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‘How marginal field awardees can thrive despite challenges’

By Kingsley Jeremiah, Abuja
05 July 2022   |   2:40 am
Stakeholders yesterday, provided what may be considered leeway to the challenges awaiting the over 161 indigenous oil and gas companies that were recently awarded an oil prospecting

Pipeline vandalism

Stakeholders yesterday, provided what may be considered leeway to the challenges awaiting the over 161 indigenous oil and gas companies that were recently awarded oil prospecting licenses by the Federal Government.

Vandalism, theft, growing insecurity, financial challenges in the face of the push from fossil fuels, community-related issues, technical problems and other bottlenecks had been projected to cripple expected goals of the licensing round.

Coming at a time when International Oil Companies (IOCs) are exiting the country due to the same reasons, stakeholders said the new oil field winners must do more to thrive.

Recall that the Federal Government had awarded 49 licenses to the companies, noting that the bid round, which generated over N204 billion in revenue, would assist the country’s aspiration of pushing crude oil production to about three million barrels per day while reserves would move to about 40 billion barrels.

Speaking on the development, especially the projected challenges, Matrix Energy Exploration and Production Company Limited said deploying its vast experience in the downstream sector of the petroleum industry to add value to its operations in the upstream industry.

Group Managing Director/Chief Executive Officer, Matrix Energy Group, Abdulkabir Adisa Aliu, one of the awardees said most of the awardees have been operating in the country, adding that his company would replicate experiences learnt in the downstream sector to avert some of the challenges.

“We are aware that the upstream industry is more challenging. But we are also aware that there are a lot of opportunities to contribute to the growth and development of the industry, in particular, and the country in general.

“As an oil-producing country, it is best for the operators to ensure they take advantage of the current rising price of crude oil at the International market by ensuring the country meets its production quota at all times.

“For us in the Matrix Energy Group, we will do our best to ensure we contribute significantly to the national oil and gas output and reserve aspirations, as well as the overall betterment of the country,” Aliu said.

Aliu said the bid round was satisfactory compared to the previous, adding that after paying the signature bonus, he said the decision by the government to select those companies that not only have the financial capacity, but also those that have done well and distinguished themselves with their technical capacities in their respective industries, made all the difference.

According to him, with three years given to the licensees to complete exploration work on the prospecting side of the license before going to mining and development, there is the need for awardees to do their best in ensuring that they bring value to the license as soon as possible.

Aliu said having gone through the first stage of completing the bid process and collecting the operating license, the company’s focus would shift to the field, to deploy its expertise and competencies to get to first oil as soon as possible.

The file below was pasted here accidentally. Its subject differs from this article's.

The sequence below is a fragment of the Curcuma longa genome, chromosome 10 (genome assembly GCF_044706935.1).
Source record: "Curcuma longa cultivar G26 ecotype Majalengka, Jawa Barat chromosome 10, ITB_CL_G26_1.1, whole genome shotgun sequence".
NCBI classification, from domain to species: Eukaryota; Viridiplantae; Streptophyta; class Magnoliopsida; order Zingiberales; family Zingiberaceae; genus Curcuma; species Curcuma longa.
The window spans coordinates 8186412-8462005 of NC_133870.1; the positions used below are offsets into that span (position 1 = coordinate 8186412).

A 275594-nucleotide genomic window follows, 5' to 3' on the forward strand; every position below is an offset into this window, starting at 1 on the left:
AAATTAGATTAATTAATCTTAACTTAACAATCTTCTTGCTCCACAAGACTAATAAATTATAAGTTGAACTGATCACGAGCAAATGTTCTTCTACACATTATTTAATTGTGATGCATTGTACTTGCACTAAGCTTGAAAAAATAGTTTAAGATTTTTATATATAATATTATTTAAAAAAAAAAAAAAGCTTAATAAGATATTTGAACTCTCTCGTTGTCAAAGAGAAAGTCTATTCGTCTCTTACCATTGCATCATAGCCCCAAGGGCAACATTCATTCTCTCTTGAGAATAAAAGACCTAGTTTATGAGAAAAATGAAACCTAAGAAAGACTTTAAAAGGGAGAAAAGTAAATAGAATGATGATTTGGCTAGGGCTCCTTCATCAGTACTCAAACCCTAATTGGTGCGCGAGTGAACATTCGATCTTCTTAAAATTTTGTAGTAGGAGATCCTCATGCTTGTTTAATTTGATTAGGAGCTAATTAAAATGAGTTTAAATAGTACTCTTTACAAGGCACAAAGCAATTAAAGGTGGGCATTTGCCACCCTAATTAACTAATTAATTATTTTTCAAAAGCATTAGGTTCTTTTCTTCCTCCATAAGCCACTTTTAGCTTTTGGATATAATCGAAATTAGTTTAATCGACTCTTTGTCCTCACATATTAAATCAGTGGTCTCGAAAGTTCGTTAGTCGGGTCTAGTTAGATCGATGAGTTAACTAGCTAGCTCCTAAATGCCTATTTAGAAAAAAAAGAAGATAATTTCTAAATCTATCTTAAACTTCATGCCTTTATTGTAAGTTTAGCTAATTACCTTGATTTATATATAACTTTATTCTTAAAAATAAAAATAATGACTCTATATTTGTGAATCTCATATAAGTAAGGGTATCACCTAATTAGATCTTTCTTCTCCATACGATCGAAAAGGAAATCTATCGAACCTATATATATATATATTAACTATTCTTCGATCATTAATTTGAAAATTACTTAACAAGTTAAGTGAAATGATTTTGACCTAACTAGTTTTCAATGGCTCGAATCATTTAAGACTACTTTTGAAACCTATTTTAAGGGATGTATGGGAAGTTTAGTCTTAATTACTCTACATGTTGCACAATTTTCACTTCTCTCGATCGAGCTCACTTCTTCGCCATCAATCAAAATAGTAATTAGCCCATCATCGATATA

Marginal fields are acreage carved out of existing permits of mainly International Oil Companies. In June 2020, the Federal Government put up 57 fields in a bidding process. Previously, 30 fields were awarded 17 currently in production.

Worried over the low crude oil output in the country, Chairman/CEO, International Energy Services Limited Dr Diran Fawibe said any output that would supplement what the country is getting from the bigger companies and the existing independent producers would increase the country’s production level.

He said there was a need for the awardees to learn from the successful companies that have been in marginal fields. With that, Fawibe believes that the challenges the new awardees would encounter would be well managed.

“They also need to make the oil-producing communities part of the development plan and engage them positively.

“Also there aren’t pipeline-related challenges. Pipeline vandalism is a major problem. We expect that the awardees will have learnt some lessons over the years in terms of how they can develop their fields and overcome these challenges,” Fawibe said.

One of the awardees and former President of Petroleum Technology Association of Nigeria (PETAN), Bank Anthony Okoroafor said the awardees would struggle if the government does not solve the challenges of crude theft, vandalism, and security of lives and properties as well as the general harsh business environment.

“It should be a national emergency given the contribution of oil to our economy,” Okoroafor said while stressing that “If we want this country to survive, if we want to be able to provide services, medical, education and other things for the populace, solving the challenges of theft and vandalism of pipeline must number issue.

Lamenting the dwindling crude oil production in the country. Okoroafor insisted that it is not the role of the oil companies to solve those issues.

He said the current bid round remained the most transparent, adding that some of the issues that affected the previous marginal fields licences have been addressed in the current process, including the forceful joining of companies.

Recall that in the first four months of this year, data from the Nigerian National Petroleum Company Limited showed that Nigeria was losing about 250, 000 barrels per day of crude oil to theft.

This did not only bring the total loss to about $1.5 billion but has become the possible biggest threat to national development and the environment.

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